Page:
Beginning in what is now southern Ontario after the War of 1812 and in much of Western Canada after the completion of the Canadian Pacific Railway in 1885, the state introduced a series of policies and laws designed to remake the lives of Aboriginal peoples. Communities were divided and isolated in small Indian reserves. They were placed under the authority of federal laws not of their own making and under the authority of Indian Department officials not of their own choosing. This paternalistic system of governing Indians reflected the prevailing view that Aboriginal cultures, beliefs, and languages were backward and obsolete and, consequently, had no place in a progressive Canada. The object was to extinguish cohesive, self-identifying, and self-governing Aboriginal societies. The efforts of First Nations activists and their allies to resist this fate remain an important, yet little-known, aspect of Canadian history. Many First Nations citizens did not simply accept the terms that were dictated to them by Canadians but struggled to ensure that the things that mattered to them most were protected and preserved for future generations.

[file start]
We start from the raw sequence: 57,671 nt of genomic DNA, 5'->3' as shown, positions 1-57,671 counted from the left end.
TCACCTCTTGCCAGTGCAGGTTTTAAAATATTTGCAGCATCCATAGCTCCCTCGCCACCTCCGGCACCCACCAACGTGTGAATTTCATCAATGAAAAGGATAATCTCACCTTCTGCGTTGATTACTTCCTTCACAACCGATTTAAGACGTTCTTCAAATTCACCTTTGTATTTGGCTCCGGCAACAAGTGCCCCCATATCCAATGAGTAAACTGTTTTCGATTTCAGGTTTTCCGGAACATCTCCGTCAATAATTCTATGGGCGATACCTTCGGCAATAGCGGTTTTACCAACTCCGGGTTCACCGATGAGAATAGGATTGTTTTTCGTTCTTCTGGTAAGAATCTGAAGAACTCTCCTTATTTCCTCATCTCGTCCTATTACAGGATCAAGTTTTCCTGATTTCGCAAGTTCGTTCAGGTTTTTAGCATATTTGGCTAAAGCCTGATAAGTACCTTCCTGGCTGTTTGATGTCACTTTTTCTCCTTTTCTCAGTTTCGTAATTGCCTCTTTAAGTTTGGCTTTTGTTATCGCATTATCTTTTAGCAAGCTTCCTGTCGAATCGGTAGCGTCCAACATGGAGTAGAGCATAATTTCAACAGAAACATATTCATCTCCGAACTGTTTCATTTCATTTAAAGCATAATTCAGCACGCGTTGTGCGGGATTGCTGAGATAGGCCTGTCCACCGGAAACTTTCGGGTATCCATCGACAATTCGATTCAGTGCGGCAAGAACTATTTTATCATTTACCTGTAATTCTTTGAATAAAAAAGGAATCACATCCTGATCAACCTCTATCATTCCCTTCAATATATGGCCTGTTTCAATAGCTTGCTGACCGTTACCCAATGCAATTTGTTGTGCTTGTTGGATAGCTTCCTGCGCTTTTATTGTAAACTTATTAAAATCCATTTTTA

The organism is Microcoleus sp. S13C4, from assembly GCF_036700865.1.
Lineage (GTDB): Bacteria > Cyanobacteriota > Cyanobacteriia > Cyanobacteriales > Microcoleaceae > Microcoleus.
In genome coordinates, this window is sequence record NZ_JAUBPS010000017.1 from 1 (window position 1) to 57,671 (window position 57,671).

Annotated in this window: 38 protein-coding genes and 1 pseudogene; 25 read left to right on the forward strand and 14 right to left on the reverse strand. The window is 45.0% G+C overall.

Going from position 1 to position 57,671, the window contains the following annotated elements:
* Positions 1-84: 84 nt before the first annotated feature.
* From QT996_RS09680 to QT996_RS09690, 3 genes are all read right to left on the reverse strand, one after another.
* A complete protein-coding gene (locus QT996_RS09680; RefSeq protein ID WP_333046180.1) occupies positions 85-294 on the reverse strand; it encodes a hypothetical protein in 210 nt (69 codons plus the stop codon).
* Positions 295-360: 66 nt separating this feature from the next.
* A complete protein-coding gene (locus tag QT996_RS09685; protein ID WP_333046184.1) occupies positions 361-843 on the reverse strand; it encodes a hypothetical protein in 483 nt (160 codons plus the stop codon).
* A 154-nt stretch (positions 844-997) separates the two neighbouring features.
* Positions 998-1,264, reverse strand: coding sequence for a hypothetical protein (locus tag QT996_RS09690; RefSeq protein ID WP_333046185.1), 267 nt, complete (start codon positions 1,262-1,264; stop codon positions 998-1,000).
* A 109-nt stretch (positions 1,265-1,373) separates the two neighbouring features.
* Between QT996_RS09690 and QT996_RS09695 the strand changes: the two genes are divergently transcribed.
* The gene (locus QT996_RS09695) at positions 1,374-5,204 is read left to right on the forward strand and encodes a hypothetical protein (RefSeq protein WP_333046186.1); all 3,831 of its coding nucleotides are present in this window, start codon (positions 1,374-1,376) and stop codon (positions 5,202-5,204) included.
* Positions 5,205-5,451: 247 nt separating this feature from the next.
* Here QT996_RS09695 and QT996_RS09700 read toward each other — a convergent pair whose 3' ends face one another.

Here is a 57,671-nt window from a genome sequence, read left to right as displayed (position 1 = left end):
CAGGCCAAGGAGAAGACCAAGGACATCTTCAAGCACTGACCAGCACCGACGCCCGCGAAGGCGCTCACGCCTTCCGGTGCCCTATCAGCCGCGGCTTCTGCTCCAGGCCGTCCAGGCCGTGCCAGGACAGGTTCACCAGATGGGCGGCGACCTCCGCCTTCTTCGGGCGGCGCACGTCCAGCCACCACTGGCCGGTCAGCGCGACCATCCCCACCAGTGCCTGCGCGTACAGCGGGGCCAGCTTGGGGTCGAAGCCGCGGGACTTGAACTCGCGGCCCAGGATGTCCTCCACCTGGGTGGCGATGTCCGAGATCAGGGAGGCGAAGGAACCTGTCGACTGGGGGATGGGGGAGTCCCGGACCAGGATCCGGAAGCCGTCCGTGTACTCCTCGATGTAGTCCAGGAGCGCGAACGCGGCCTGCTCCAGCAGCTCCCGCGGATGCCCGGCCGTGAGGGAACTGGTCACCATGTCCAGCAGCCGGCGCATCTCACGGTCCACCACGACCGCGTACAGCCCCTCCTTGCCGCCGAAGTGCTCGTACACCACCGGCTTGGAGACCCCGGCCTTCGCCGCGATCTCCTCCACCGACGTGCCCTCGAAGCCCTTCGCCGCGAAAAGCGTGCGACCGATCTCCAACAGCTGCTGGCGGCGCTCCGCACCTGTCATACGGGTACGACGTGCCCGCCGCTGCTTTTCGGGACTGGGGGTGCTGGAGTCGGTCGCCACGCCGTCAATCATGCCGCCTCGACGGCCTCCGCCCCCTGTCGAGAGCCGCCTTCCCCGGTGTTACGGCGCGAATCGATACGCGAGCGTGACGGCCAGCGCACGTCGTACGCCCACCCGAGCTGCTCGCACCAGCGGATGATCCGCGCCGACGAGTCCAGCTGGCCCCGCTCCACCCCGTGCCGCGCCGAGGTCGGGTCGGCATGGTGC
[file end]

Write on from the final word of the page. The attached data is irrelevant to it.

In order to understand this general introduction to the history of Native activism in Canada, several underlying points must be appreciated. The first is that First Nations of the Western hemisphere were sovereign peoples at the time of European immigration. They were sometimes even dealt with as such when European empires and incoming colonists struggled to gain a toehold in territories that were new and unfamiliar to them. In the Royal Proclamation of 1763, the British sovereign "reserved" much of North America to Indian peoples as "their hunting grounds" and established the principle that these lands could only be opened to non-Aboriginal colonization and settlement through negotiations between the Crown and the Aboriginal peoples in public treaty council. The process of treaty-making as it evolved in the nineteenth and twentieth centuries is based on that legal and constitutional foundation.